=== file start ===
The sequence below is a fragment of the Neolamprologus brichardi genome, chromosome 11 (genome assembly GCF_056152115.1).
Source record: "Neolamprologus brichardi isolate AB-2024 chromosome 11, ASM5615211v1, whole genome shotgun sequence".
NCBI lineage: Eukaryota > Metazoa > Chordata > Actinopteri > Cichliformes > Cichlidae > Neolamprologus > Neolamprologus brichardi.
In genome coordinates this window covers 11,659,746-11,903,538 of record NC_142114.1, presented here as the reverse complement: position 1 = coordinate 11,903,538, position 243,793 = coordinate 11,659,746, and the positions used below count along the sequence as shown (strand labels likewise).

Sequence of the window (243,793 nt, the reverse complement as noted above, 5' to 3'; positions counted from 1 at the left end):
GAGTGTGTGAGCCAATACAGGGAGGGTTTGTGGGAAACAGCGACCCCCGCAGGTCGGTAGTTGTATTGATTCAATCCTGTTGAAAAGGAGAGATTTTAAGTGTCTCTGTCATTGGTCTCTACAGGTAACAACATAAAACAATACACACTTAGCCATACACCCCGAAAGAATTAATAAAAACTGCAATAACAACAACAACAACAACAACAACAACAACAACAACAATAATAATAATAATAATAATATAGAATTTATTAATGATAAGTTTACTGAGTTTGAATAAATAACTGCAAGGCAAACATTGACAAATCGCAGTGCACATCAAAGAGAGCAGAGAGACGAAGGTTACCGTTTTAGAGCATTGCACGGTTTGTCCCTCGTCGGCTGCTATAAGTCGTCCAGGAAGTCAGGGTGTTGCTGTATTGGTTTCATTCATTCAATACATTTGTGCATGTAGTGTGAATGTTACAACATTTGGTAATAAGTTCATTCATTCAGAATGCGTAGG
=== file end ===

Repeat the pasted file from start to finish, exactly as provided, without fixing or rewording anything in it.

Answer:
The sequence below is a fragment of the Neolamprologus brichardi genome, chromosome 11 (genome assembly GCF_056152115.1).
Source record: "Neolamprologus brichardi isolate AB-2024 chromosome 11, ASM5615211v1, whole genome shotgun sequence".
NCBI lineage: Eukaryota > Metazoa > Chordata > Actinopteri > Cichliformes > Cichlidae > Neolamprologus > Neolamprologus brichardi.
In genome coordinates this window covers 11,659,746-11,903,538 of record NC_142114.1, presented here as the reverse complement: position 1 = coordinate 11,903,538, position 243,793 = coordinate 11,659,746, and the positions used below count along the sequence as shown (strand labels likewise).

Sequence of the window (243,793 nt, the reverse complement as noted above, 5' to 3'; positions counted from 1 at the left end):
GAGTGTGTGAGCCAATACAGGGAGGGTTTGTGGGAAACAGCGACCCCCGCAGGTCGGTAGTTGTATTGATTCAATCCTGTTGAAAAGGAGAGATTTTAAGTGTCTCTGTCATTGGTCTCTACAGGTAACAACATAAAACAATACACACTTAGCCATACACCCCGAAAGAATTAATAAAAACTGCAATAACAACAACAACAACAACAACAACAACAACAACAACAATAATAATAATAATAATAATATAGAATTTATTAATGATAAGTTTACTGAGTTTGAATAAATAACTGCAAGGCAAACATTGACAAATCGCAGTGCACATCAAAGAGAGCAGAGAGACGAAGGTTACCGTTTTAGAGCATTGCACGGTTTGTCCCTCGTCGGCTGCTATAAGTCGTCCAGGAAGTCAGGGTGTTGCTGTATTGGTTTCATTCATTCAATACATTTGTGCATGTAGTGTGAATGTTACAACATTTGGTAATAAGTTCATTCATTCAGAATGCGTAGG